China also lives in a G7 world

Thursday, April 14th, 2022

But by the second day of the Ukraine war, Beijing realised that China also lives in a G7 world, Edward Luttwak notes, with its economy utterly dependent on the daily arrival of bulk carriers loaded with animal and human food:

China’s economy was self-sufficient if miserably poor in 1976 when I first visited, with a population on the edge of malnutrition. But today’s citizens will not grin and bear it without their meat, eggs, or milk. Last year, Xi Jinping’s naval groupies, including the jovial retired Admiral Luo Yuan, suggested that the US could be scared off from defending Taiwan against a Chinese invasion by sinking a US warship or two, perhaps even an aircraft carrier. Now Xi must realise that if a US warship is sunk, the supply of animal feed would end.


  1. Gavin Longmuir says:

    Luttwak is letting his enthusiasm for war (against anyone) run away with him.

    First point is that (reportedly) China has been stockpiling grains and other foods for a period of about 2 years. And they are obviously going to get first call on Russian exports of grain by rail. So they would have some time before termination of sea transport became an existential issue.

    Second point is that marine transport runs both ways. When China stops shipping manufactured goods to the US — things we can no longer make for ourselves, like medications, electronics, nuts & bolts — the shelves of Walmart will soon be bare, and panic buying will lead to disruption & violence. And the US does not have a year or so of those goods in stockpiles.

    Which side would crack first if ocean transport ceases? Let’s hope we never find out.

  2. Bob Sykes says:

    Gavin has it right. We suffer, too. But note that an embargo of China is also an embargo of Vietnam, Taiwan, South Korea, Singapore and, since China and North Korea have submarines, Japan and Philippines, too.

    There would also likely be a shooting war throughout the Pacific, so all Pacific trade would be curtailed or at least disrupted.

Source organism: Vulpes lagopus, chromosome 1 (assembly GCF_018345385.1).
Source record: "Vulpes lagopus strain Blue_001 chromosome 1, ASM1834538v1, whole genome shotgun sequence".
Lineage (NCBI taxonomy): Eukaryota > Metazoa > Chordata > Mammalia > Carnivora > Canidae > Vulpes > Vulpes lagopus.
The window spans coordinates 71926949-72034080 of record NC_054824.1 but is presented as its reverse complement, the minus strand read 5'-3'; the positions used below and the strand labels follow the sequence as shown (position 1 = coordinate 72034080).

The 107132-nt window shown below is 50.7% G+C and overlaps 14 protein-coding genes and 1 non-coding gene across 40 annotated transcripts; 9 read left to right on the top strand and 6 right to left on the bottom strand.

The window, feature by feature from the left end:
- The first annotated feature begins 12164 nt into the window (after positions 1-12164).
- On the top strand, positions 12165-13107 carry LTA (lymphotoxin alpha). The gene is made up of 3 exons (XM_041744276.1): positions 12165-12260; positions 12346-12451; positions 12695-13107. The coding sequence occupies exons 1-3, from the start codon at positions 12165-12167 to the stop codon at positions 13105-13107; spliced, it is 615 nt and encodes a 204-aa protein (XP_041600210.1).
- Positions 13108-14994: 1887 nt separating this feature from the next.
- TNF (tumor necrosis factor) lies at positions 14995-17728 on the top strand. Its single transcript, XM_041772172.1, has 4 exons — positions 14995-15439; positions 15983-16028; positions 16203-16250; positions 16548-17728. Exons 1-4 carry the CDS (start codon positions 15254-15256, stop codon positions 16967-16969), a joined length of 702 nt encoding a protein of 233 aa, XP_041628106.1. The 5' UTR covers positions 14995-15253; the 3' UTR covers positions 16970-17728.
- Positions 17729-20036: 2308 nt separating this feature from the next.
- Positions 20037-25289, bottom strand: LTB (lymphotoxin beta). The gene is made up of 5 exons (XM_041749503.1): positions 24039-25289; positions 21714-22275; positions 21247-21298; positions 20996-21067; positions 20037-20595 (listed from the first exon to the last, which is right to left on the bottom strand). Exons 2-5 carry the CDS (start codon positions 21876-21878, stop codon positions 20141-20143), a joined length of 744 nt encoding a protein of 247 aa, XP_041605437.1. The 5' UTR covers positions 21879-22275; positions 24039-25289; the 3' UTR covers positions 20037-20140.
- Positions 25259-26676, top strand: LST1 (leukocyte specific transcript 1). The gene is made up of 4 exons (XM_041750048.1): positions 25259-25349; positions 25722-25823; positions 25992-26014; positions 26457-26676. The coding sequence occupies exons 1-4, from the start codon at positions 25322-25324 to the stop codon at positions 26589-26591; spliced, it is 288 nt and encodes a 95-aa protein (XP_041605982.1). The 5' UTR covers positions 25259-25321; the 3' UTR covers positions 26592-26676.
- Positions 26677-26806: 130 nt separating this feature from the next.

Do you think this generation of American boys can replicate the island-hopping campaign of the 40′s? Who would you bet on in Guadalcanal?

  3. Harry Jones says:

    When it comes to supply chains and resources, keep in mind that China inhabits a much larger continent than the US does.

    Oceans insulate. If the US had never laid claim to Hawaii and certain other islands, the entire Pacific theater of World War II need never have involved America at all.

  4. VXXC says:

    China will be fine, Russia produces all it needs.

    Luttwak has sold his soul on this Ukraine matter. He knows better. I’ve read him extensively.

  5. Chairman Meow says:

    The author refers to a China of the Cultural Revolution era as a reference. That is not realistic to his premise. The economic shambles of Maoism is something that the present CCP prefers to keep in the rear view mirror. That one can get his ass kicked on the Mainland for calling the wrong person ‘Comrade’ should tell us all we need to know about the change in Chinese polity. That ‘Comrade’ is a slang for homosexual and the government is virulently anti-LBGTetc indicates that the poverty-for-all era of China is over and done. Funny how they seem to base their domestic policies to be inverse of those of the modern West. While the West destroys the middle class with a multi-pronged attack, China builds through legislation and media.

    China wants an Eastern version of 1950s America it would seem. So where is the Yellow Peril now?

  6. Lucklucky says:

    I think the idea has merit, looking at how China did not put their weight fully behind Russia despite the close military relationship.

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